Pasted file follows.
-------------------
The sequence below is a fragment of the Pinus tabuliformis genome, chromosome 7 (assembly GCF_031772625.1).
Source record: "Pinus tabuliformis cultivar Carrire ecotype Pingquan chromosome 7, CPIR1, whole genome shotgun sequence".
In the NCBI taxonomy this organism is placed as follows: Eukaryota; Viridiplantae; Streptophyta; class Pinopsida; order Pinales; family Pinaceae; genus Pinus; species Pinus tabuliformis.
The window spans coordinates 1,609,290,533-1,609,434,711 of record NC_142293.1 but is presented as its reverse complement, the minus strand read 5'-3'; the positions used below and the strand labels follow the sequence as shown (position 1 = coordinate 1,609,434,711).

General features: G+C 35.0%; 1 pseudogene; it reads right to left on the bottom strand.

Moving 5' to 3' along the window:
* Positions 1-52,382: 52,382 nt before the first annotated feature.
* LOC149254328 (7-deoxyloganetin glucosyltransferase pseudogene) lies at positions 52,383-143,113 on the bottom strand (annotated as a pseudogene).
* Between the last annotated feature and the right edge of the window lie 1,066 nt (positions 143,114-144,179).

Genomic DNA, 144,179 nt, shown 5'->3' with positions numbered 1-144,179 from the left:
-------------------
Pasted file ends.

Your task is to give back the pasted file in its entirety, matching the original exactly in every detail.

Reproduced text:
The sequence below is a fragment of the Pinus tabuliformis genome, chromosome 7 (assembly GCF_031772625.1).
Source record: "Pinus tabuliformis cultivar Carrire ecotype Pingquan chromosome 7, CPIR1, whole genome shotgun sequence".
In the NCBI taxonomy this organism is placed as follows: Eukaryota; Viridiplantae; Streptophyta; class Pinopsida; order Pinales; family Pinaceae; genus Pinus; species Pinus tabuliformis.
The window spans coordinates 1,609,290,533-1,609,434,711 of record NC_142293.1 but is presented as its reverse complement, the minus strand read 5'-3'; the positions used below and the strand labels follow the sequence as shown (position 1 = coordinate 1,609,434,711).

General features: G+C 35.0%; 1 pseudogene; it reads right to left on the bottom strand.

Moving 5' to 3' along the window:
* Positions 1-52,382: 52,382 nt before the first annotated feature.
* LOC149254328 (7-deoxyloganetin glucosyltransferase pseudogene) lies at positions 52,383-143,113 on the bottom strand (annotated as a pseudogene).
* Between the last annotated feature and the right edge of the window lie 1,066 nt (positions 143,114-144,179).

Genomic DNA, 144,179 nt, shown 5'->3' with positions numbered 1-144,179 from the left: